Defence Forces Cemetery of Tallinn
The Bronze Soldier monument, "To those fallen in World War II", on the Defence Forces Cemetery of Tallinn (June 2007).
|Number of graves||1,150|
The Defence Forces Cemetery of Tallinn (Estonian: Tallinna Kaitseväe kalmistu), sometimes called the Tallinn Military Cemetery, is one of the three cemeteries of the Tallinn City Centre Cemetery (Estonian: Siselinna kalmistu). It is situated about 3 kilometres outside the centre of Tallinn, the capital of Estonia. During Estonian independence before the Soviet and German occupations of the 1940-1991 period, it was the Estonian equivalent of Arlington National Cemetery in the USA - the foremost military cemetery of independent Estonia.
The cemetery was established in the years of World War I as the cemetery of the Tallinn garrison. The oldest grave dates back to 1916 and holds Russian, Estonian, and German soldiers killed during World War I.
The graves from 1918–1944, the gravestones of the Estonian soldiers and the monuments of the Estonian War of Independence were largely destroyed by the Soviet authorities and the graveyard was taken over by the Red Army for use by the Soviet occupation forces after World War II.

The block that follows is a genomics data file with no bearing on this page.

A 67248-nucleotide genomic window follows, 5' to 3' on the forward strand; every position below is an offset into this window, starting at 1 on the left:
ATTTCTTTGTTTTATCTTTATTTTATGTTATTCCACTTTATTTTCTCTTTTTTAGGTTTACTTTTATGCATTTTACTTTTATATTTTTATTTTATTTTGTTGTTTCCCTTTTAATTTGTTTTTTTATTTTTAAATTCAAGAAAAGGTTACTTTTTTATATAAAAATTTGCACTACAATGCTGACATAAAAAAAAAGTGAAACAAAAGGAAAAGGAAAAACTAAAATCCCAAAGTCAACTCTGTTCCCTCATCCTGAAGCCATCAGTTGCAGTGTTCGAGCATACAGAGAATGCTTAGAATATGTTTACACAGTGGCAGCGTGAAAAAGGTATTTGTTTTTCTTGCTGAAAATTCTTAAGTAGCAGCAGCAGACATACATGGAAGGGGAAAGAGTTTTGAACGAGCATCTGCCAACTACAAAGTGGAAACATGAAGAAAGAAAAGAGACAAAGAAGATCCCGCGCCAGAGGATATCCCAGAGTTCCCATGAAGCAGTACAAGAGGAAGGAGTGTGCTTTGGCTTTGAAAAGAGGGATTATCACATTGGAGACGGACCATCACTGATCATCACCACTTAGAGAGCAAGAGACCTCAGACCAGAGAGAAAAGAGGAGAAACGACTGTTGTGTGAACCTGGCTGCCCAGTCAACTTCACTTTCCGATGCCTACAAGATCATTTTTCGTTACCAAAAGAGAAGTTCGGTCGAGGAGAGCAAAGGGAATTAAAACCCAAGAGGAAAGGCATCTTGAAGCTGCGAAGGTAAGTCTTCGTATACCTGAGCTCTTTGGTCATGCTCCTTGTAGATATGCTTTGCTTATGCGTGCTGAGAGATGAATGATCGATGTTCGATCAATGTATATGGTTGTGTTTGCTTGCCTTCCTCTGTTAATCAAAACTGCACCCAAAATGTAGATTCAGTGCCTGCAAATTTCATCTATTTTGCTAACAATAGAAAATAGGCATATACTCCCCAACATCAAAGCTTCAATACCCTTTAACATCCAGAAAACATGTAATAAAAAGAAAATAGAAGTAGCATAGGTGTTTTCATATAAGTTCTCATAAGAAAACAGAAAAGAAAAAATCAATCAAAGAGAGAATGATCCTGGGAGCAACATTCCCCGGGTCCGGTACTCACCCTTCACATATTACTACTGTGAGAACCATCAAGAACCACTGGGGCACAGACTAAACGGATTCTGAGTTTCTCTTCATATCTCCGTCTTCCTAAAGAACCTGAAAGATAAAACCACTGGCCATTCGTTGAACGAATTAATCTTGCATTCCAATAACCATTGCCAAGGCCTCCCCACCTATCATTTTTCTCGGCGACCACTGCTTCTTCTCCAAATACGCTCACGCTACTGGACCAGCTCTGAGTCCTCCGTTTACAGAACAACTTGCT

The graves of fifteen British servicemen killed in the Estonian War of Independence between 1918–1920 were repaired in 1994. Queen Elizabeth II awarded Linda Soomre honorary Membership of the Order of the British Empire for dedication and bravery in protecting the British graves during the years of the Soviet rule. Soomre was in charge of the Tallinn City Centre Cemetery for 35 years. After the destruction of the gravestones she had made the ground overnight a maintenance area saving the remains of the British soldiers from being violated. Linda Soomre also saved the graves of two Estonian generals, Johan Unt and Ernst Põdder, by keeping the burial sites covered with dirt. The monument for the generals, originally opened in 1933, was restored on 22 February 1998.
On 28 November 2012 the monument to those fallen in the Estonian War of Independence, originally opened in 1933, was restored. The registration book of people buried at this cemetery between years 1918–1944, with over 1,150 names, is maintained in Tallinn city central archives.
The only graves from 1918–1944 that survived the Soviet era in the graveyard was a dolomite statue in commemoration of the victims of Männiku explosion from 15 June 1936.
A notable monument, "To those fallen in World War II", is the Bronze Soldier, a two-meter statue of a soldier in Red Army uniform with an accompanying stone structure. The statue was a part of a former Soviet World War II memorial by the sculptor Enn Roos and supervising architect Arnold Alas, and was moved from central Tallinn to the cemetery on 30 April 2007.